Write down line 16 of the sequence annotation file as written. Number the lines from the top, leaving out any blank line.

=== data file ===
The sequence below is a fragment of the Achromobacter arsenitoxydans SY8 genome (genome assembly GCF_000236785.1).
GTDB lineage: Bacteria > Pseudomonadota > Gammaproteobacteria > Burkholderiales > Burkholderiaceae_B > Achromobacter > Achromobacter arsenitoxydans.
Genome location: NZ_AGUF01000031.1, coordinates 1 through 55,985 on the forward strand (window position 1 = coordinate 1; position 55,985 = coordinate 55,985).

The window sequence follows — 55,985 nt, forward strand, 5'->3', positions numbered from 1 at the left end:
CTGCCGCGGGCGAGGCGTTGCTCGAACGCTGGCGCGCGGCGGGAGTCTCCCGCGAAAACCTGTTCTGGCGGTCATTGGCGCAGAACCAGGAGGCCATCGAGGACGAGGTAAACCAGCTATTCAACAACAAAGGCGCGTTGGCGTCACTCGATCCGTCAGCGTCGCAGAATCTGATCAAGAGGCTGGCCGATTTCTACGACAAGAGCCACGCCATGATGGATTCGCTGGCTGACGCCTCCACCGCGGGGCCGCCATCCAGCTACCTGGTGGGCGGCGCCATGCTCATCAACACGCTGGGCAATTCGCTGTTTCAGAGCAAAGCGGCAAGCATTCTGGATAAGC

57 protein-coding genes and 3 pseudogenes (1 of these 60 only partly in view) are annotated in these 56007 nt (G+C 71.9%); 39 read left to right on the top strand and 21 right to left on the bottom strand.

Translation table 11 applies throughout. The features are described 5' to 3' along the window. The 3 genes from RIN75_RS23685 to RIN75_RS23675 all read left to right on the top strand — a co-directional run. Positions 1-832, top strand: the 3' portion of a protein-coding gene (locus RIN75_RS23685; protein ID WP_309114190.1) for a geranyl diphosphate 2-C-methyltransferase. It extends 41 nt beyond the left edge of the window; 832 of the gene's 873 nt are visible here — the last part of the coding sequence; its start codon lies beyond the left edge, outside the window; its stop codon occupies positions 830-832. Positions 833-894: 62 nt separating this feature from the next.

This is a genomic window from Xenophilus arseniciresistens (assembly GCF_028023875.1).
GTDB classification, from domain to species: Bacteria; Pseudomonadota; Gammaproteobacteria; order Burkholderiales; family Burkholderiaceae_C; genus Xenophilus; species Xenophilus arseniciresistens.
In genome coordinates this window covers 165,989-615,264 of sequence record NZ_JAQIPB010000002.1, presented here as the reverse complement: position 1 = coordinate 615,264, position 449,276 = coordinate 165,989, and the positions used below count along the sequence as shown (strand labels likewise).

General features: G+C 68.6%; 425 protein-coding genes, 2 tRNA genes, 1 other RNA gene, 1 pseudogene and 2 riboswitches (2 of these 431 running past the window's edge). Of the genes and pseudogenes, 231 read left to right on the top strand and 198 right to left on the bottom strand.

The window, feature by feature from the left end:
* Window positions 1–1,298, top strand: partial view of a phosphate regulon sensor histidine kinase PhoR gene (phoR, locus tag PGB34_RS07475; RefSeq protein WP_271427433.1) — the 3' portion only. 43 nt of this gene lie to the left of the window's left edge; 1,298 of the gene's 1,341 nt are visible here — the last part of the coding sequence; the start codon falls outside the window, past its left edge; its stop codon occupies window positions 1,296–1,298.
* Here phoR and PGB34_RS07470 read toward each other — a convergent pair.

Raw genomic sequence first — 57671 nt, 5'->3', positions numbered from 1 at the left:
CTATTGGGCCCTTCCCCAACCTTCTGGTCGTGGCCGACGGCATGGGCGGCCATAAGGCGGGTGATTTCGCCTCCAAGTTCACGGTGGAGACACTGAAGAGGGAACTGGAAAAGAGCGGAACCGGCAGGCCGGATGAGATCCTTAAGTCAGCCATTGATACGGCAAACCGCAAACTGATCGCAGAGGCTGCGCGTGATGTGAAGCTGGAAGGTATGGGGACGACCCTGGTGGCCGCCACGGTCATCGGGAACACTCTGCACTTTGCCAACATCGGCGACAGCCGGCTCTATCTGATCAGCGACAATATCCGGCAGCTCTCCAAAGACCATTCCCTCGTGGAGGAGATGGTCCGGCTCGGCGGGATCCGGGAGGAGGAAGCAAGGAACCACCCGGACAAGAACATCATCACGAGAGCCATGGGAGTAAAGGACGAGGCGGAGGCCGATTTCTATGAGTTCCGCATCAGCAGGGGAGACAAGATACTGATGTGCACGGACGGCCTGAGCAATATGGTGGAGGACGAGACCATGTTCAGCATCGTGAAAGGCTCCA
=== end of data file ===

CTATTGGGCCCTTCCCCAACCTTCTGGTCGTGGCCGACGGCATGGGCGGCCATAAGGCGGGTGATTTCGCCTCCAAGTTCACGGTGGAGACACTGAAGAGGGAACTGGAAAAGAGCGGAACCGGCAGGCCGGATGAGATCCTTAAGTCAGCCATTGATACGGCAAACCGCAAACTGATCGCAGAGGCTGCGCGTGATGTGAAGCTGGAAGGTATGGGGACGACCCTGGTGGCCGCCACGGTCATCGGGAACACTCTGCACTTTGCCAACATCGGCGACAGCCGGCTCTATCTGATCAGCGACAATATCCGGCAGCTCTCCAAAGACCATTCCCTCGTGGAGGAGATGGTCCGGCTCGGCGGGATCCGGGAGGAGGAAGCAAGGAACCACCCGGACAAGAACATCATCACGAGAGCCATGGGAGTAAAGGACGAGGCGGAGGCCGATTTCTATGAGTTCCGCATCAGCAGGGGAGACAAGATACTGATGTGCACGGACGGCCTGAGCAATATGGTGGAGGACGAGACCATGTTCAGCATCGTGAAAGGCTCCA